That said, even though there are lots of great titles on XBLA, we knew we had something different. So the question wasn’t so much whether we could stand out in a sea of XBLA titles, but rather if there were enough people on XBLA who wanted to play something other than a shooter. The majority of the 360 audience seems to be core-gamers, so that’s a question still up for debate.
I have a decently beefy game collection, and as I looked over all the retail titles on my shelf just now it hit me that almost all of the Xbox 360 and PS3 games (aside from sports games, Katamari games and, I guess, LittleBigPlanet) are very violent. Nonviolent games are the exception on those consoles, although XBLA and PSN have provided some nonviolent options.
Being that violent games are the mainstay on these consoles, what led you to make a nonviolent title(s)? (I notice you’ve got more in the works)
We have focused on non-violent games before, and in fact have often steered away from violence altogether on many occasions (ok, Raze’s Hell on the Xbox was a pretty big exception there). For The Undergarden, we were aiming at a very different pace, one that would appeal not only to us, but to people in our families. These often include non-core gamers, and for them the violence can often be an instant turn off. But beyond that, one of the problems is exactly as you pointed out: the majority of games do seem to use violence as one of the key drivers of the title.
Sure, it’s fun to take that head-shot once in awhile, but all the time? In every game? We think there’s room for more games that are also just fun, or light-hearted, or reward you for creating something instead of destroying it. There’s even room for games that simply look and sound great. So we weren’t out to make any kind of statement on the social well-being of our youth or anything; we just wanted to try something new for a change of pace. I suppose the sad thing is that games like these have become the exception, rather than the rule.
Do you see nonviolent games taking up a larger share of the hardcore market (not talking about Kinect or Move here) in the near future?
The core games will always be there, but we certainly hope it does. Some of the recent first-person shooters have done phenomenally well, but these have also been very big budget productions. I’m not sure how many companies can invest the tens of millions needed to make another shooter to even compete with the likes of the Call of Dutys or Killzones of the world, or even if there’s room for many more. That leaves alot of smaller developers to explore different types of games, and many of these will be non-violent in nature. Perhaps as more of these hit the market, and more gamers perhaps start looking for something a little different, we’ll see non-violent games rise in popularity. And let’s not discount the effects of Kinect or Move: many of the people buying this won’t be interested in the violent games, so there will also be opportunities there that will hopefully spread to the hardcore market.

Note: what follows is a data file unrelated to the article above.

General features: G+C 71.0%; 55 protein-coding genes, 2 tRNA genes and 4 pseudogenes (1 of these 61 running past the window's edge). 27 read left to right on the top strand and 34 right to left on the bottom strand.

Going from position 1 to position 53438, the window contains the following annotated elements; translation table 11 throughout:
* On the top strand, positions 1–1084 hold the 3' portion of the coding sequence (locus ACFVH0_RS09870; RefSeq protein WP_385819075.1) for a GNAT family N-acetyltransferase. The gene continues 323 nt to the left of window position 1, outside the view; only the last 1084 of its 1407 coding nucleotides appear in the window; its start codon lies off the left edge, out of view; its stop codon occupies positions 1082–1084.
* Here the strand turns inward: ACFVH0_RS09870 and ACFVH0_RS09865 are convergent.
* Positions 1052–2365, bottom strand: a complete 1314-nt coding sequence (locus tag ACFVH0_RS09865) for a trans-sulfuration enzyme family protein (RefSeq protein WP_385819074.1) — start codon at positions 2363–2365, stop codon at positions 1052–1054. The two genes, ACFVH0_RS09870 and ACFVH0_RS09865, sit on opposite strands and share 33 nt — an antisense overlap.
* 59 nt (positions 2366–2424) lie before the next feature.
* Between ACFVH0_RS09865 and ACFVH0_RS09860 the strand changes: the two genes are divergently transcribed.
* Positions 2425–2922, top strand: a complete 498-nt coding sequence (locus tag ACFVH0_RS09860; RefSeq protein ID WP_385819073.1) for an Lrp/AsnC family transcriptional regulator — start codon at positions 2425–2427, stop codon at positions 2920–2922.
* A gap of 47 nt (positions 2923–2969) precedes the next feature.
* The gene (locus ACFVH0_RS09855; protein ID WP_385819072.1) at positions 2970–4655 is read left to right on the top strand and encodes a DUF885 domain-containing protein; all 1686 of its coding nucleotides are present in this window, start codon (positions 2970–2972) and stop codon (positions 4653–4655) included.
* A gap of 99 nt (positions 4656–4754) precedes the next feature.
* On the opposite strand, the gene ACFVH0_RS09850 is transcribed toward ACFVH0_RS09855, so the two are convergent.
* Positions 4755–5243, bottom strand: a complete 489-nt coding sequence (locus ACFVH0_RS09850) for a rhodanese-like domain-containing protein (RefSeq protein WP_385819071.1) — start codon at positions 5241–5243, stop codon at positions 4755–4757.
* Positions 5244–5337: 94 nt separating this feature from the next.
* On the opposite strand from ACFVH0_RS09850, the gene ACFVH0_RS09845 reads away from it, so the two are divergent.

From a marketing standpoint, is it tough to make a nonviolent game? Did you worry that UnderGarden would get overlooked because of that?
It was a tough sell, although we’re not sure the non-violence was the only worry. The game is also an original IP, and it is based to some extent on a non-traditional idea of what constitutes a game. There are not alot of publishers willing to take risks on something that is not a sequel or a license, much less something that also plays at a completely different pace. Thankfully, Atari believed in the game and did all they could to get behind us. Aside from being overlooked in a sea of shooters, we also worried about the game being classified as an indie “experiment”, with an interesting mechanic but not much else. This is a trap many indie games sometimes fall into, but we worked hard to ensure we added enough gameplay to avoid that.
You guys have made something of a “weird indie game” — one of those games that defies explanation. What are the inherent challenges in sitting down to make something that’s hard for people to understand, or that isn’t very much like most other games on the market?
One of the challenges is that people often want to label the game, and a title like this is harder to pin down. We’ve been called “casual”, which immediately brings to mind games like Bejeweled. A “Platformer,” a ”Puzzler,” even simply being called “Indie” has its own connotations. Moreover, during development it is crucial that the entire team be on-board. That took some doing, and it was only once we had made several prototypes that the game theme and ideas started to sink in. Once everyone became comfortable with flow of the game, we started to get used to the idea that you could not only play at your own pace, but also alter the way the game looked and even change the soundtrack, and development became much smoother. It was still tricky at times, but smoother.
Of course, getting the game “out there” presented its own challenges for the same reasons. It isn’t strictly a puzzle game or platformer, and though it has flowers, it doesn’t play anything like thatgamecompany’s Flower (an excellent title in its own right). This has sometimes made it difficult for us to get our message across. We would like to say “yes, there are platform elements”, and “puzzle elements”, and it has a bit of an art-vibe to it all, and yes it also features dynamic music that the player can participate in, but that doesn’t really fit in a label.